Clockwise from top: Cochinita pibil, Chicken tinga, Mole poblano (with chicken), Steak picado, Chicharrones, and in the center, Chuleta (pork chop) with salsa verde

Clockwise from top: Hongos (mushrooms), Chicken tinga, Calabacitas (zucchini), Steak picado, Bistek en salsa rojo (beef in red sauce) and in the center, Chorizo (sausage)

Of the tacos above - 10 different varieties - I think my favorites were the Chuleta (the chunks of pork were deliciously flavored), chicken tinga (it had a wonderful smoky taste) and  the calabasitas (it was refreshing after so many rich and spicy tastes). But the rest were delicious, too. The cochinita pibil was really hot with chiles, a little more than I like. And the mushrooms were a touch too salty.

The real revelation for me, though, were the chicharrones. Chicharrones are fried pork rinds, which, if you eat them fried, are delicious; crunchy, salty, greasy and sinful. But chicharrones tacos are usually made with stewed chicharrones - the crispy crunchy pork skin is stewed with vegetables until it's spongy and soft. That idea never appealed to me, and when I saw one on my plate, I was reluctant to try it.

These, however, though soft, were so unctuously rich in flavor that I almost swooned. I might just change my mind about chicharrones tacos.

The tacos are served on a small, thick corn tortilla made right here in the store. Armando uses freshly ground masa made by his brother, who runs a market next door. The tortillas were so delicious - coarse and nutty and toothsome - that I'd eat pretty much anything you'd wrap in them.

Armando also serves a seriously hot habanero salsa.

I could only take a little taste. [The Man I Love] poured it on with gusto!

Artwork by local artists hangs on the wall - some pieces are for sale if you're interested. Armando's support of local artists is another manifestation of his love for Boyle Heights.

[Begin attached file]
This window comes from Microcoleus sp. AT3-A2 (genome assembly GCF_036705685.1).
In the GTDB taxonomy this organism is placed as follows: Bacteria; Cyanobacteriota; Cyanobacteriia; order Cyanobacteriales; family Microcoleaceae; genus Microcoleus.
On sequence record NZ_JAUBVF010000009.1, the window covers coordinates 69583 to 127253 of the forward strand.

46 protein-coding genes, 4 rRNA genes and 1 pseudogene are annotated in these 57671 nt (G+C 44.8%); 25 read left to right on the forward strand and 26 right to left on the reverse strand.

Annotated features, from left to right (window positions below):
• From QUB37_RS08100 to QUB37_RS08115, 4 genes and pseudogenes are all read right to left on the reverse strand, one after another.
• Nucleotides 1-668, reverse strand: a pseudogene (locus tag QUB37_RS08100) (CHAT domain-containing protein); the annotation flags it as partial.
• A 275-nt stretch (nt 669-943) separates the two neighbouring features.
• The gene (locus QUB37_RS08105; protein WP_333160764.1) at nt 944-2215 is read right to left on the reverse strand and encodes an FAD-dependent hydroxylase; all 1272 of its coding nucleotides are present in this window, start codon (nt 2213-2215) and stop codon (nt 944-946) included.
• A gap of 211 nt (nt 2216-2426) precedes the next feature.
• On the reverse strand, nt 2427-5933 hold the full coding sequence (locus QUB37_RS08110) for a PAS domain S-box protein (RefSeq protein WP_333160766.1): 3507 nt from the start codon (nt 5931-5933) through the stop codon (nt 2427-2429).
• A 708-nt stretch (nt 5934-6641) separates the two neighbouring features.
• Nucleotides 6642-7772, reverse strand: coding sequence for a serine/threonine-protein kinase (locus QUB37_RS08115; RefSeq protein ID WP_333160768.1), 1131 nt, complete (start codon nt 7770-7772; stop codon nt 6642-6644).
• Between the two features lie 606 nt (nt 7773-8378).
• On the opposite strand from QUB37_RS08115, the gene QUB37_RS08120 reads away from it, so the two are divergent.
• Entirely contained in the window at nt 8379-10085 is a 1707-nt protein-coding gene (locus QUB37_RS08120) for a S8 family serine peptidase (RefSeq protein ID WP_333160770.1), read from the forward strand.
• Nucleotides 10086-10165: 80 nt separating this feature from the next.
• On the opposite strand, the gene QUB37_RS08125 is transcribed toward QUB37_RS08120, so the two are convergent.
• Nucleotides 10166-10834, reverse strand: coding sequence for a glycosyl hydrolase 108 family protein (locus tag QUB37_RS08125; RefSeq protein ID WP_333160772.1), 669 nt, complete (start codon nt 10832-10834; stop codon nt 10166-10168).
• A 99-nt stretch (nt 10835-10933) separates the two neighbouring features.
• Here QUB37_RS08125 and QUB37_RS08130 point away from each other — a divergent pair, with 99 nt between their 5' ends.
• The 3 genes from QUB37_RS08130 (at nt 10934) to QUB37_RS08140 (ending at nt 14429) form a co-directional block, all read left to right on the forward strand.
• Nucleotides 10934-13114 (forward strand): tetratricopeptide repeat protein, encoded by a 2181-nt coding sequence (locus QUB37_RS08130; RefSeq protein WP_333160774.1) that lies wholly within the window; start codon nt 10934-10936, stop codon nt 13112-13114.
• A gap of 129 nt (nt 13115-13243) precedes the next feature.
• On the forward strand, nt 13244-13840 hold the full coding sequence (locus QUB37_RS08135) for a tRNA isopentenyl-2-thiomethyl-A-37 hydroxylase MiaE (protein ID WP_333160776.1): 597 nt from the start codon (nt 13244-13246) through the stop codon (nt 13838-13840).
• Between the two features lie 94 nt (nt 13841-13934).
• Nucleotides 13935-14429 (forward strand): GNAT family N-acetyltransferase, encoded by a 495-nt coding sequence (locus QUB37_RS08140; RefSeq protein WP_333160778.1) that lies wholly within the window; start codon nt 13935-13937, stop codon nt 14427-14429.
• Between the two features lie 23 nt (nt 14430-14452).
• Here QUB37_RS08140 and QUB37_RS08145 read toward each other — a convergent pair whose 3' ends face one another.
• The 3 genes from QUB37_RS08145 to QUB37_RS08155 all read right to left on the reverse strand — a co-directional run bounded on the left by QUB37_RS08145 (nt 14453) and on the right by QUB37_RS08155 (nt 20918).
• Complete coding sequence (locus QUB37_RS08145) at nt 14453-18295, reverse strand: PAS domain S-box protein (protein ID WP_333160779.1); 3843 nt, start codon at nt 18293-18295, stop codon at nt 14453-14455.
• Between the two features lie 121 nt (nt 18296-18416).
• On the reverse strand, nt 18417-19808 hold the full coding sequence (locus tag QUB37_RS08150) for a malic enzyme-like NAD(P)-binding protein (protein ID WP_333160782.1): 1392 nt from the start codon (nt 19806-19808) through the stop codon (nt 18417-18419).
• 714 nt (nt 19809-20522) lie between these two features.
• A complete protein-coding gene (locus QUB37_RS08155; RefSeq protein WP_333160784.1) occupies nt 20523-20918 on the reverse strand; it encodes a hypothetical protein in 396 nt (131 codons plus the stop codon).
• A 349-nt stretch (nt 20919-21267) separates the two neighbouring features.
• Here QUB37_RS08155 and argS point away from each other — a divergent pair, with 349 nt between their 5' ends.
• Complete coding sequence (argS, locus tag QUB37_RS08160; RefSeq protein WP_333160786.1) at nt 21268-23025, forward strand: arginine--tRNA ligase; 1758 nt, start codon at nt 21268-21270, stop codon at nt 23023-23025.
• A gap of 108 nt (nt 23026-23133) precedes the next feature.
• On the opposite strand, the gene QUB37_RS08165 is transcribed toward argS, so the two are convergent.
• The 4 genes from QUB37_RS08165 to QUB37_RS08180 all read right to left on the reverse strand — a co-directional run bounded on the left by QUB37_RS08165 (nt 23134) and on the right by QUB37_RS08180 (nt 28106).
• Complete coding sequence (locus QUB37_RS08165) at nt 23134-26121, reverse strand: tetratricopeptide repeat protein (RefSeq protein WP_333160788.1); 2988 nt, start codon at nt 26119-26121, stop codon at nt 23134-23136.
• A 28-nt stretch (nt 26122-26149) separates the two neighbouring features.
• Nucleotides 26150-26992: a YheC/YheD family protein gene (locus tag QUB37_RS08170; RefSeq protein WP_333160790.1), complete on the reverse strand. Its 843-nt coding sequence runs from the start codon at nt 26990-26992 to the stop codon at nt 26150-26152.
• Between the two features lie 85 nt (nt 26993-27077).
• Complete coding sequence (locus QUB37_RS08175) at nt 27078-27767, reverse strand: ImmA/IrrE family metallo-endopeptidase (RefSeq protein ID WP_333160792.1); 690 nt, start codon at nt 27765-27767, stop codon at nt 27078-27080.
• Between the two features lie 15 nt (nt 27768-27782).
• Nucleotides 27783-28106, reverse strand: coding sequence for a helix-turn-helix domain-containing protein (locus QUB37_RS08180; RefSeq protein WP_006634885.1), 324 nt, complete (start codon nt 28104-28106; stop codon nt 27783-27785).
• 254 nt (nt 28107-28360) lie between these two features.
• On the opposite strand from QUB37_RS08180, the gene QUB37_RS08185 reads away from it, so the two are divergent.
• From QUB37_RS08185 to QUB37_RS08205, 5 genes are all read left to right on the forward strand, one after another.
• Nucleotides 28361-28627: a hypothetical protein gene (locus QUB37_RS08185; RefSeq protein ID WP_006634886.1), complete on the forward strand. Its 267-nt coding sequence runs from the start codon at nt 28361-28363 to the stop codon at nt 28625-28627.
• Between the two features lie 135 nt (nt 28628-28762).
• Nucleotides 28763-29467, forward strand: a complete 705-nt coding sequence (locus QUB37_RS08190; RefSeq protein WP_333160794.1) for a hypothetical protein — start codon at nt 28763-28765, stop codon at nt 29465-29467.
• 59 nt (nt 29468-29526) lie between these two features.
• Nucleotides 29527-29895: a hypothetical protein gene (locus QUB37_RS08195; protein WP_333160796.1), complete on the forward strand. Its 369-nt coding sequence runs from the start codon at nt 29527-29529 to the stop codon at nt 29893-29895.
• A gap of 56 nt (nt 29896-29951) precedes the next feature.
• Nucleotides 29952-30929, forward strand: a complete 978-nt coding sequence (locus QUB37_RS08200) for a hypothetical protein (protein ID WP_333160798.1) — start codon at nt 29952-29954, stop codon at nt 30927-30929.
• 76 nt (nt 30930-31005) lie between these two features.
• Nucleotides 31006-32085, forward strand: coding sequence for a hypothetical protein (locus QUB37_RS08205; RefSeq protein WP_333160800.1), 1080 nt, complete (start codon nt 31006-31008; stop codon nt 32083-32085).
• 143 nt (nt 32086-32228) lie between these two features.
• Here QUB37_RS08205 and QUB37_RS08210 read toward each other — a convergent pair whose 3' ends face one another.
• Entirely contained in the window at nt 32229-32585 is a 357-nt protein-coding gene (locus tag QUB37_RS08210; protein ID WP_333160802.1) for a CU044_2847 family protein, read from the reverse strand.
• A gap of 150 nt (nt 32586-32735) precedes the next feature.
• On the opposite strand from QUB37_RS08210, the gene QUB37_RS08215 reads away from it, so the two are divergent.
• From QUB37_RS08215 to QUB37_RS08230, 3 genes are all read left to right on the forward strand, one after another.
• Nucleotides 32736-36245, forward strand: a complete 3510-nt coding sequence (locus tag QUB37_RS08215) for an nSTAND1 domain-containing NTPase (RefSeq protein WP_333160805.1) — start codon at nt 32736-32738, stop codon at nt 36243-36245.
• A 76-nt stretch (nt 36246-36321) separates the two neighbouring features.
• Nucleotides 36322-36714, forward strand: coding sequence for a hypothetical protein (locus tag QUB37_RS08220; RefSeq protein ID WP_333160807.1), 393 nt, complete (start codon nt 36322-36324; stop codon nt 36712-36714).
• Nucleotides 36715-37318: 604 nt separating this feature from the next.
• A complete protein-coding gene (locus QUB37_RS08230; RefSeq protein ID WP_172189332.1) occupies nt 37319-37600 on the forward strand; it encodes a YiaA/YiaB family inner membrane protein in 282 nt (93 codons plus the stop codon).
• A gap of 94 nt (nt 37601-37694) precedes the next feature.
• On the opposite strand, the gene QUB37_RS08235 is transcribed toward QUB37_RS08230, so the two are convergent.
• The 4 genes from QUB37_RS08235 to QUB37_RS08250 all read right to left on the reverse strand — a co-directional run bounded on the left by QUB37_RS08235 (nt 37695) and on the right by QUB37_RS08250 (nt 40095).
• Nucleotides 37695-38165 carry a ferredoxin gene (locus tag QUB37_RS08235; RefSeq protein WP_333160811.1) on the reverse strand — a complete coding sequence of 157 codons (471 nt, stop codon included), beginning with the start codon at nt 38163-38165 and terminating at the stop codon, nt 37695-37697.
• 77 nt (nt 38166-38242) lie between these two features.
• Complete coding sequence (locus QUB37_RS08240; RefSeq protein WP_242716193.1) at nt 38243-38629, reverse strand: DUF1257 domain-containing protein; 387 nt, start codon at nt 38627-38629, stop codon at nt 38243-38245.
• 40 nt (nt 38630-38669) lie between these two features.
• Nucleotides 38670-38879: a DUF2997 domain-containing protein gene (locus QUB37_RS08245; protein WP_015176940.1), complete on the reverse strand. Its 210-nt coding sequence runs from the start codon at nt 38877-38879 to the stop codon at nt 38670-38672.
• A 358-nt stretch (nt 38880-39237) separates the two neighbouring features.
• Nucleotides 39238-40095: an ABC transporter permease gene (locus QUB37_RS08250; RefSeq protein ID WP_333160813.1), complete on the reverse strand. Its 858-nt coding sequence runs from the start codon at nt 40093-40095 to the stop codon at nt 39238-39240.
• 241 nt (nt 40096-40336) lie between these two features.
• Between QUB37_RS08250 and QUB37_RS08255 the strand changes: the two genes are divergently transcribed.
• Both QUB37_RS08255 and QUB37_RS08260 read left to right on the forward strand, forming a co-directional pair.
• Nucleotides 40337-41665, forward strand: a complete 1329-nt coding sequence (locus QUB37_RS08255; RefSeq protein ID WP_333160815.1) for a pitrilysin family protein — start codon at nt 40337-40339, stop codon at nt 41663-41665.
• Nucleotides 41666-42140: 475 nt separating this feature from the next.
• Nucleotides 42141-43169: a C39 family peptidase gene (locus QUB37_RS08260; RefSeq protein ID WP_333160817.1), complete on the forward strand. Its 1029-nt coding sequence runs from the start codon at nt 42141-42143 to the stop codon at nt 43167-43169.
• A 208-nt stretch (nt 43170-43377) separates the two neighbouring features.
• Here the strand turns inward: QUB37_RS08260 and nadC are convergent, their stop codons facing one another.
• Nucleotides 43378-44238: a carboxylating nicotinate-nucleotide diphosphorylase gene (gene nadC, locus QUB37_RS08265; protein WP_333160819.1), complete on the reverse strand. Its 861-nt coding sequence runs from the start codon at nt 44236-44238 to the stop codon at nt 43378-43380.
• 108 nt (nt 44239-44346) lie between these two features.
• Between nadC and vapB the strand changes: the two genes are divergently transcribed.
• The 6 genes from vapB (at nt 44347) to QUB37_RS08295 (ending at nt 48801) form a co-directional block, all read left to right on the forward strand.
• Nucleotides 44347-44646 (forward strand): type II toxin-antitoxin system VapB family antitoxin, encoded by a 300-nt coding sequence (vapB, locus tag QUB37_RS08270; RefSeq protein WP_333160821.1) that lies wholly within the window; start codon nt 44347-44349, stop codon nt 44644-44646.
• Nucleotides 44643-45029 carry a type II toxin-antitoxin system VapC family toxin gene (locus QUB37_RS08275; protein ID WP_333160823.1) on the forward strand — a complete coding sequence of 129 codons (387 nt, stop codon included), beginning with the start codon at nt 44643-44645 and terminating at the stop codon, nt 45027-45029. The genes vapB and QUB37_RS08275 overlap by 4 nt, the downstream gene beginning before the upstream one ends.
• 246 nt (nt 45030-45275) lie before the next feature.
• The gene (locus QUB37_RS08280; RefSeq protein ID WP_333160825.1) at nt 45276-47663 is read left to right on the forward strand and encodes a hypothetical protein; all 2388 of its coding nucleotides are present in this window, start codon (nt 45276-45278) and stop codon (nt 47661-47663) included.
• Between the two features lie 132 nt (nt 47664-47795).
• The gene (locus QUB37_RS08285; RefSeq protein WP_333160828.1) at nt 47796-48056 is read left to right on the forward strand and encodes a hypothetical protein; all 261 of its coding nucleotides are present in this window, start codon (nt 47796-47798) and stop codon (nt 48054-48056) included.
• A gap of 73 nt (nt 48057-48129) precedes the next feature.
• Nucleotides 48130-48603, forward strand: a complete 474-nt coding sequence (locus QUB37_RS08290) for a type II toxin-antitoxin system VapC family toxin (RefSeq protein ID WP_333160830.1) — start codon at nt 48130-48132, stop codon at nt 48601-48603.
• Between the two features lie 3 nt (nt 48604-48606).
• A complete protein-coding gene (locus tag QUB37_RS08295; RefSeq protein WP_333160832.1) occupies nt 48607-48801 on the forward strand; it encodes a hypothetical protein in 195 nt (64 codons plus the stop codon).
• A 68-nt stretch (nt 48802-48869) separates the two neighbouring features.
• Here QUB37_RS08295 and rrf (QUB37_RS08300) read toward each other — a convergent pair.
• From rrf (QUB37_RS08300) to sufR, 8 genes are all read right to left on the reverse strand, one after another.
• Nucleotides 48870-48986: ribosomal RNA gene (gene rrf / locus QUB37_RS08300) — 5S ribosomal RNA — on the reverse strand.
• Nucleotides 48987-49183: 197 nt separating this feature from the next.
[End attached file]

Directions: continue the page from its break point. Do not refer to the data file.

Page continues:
When we finished our meal, Armando came and asked us what we thought. He's a canny salesman, and pretty much figured out that we were drawn here by the Jonathan Gold review. Nevertheless, he was a great host, telling us about his food, how he started the restaurant, and the things he thinks are important.

And of utmost importance to Armando are his heritage and his neighborhood. "I've had lots of people tell me I should move to the Westside," he said. "How could I do that?  I make my tortillas fresh, from the nixtamal my brother makes everyday right next door! How could I do that on the Westside?"

In fact, he offered to show us his brother's operation, leading us out the door and into the small market next door.

Behind a hot deli case piled with delicious meats - including hot crispy fried chicharrones - he brought us through a swing gate and showed us the large steel grinder. Whole kernels of corn are boiled and steeped in lime in a huge vat, then ground in this big machine. The process - developed in Mesoamerica as early as 1200 BC -  makes proteins in the corn more easily digestible. The ground fresh corn is used to make Armando's tortillas.

Fresh masa dough
 Armando's brother graciously allowed me to take these photos. As we left the market, Armando offered us a dessert of fresh pan dulce, or sweet yeast rolls.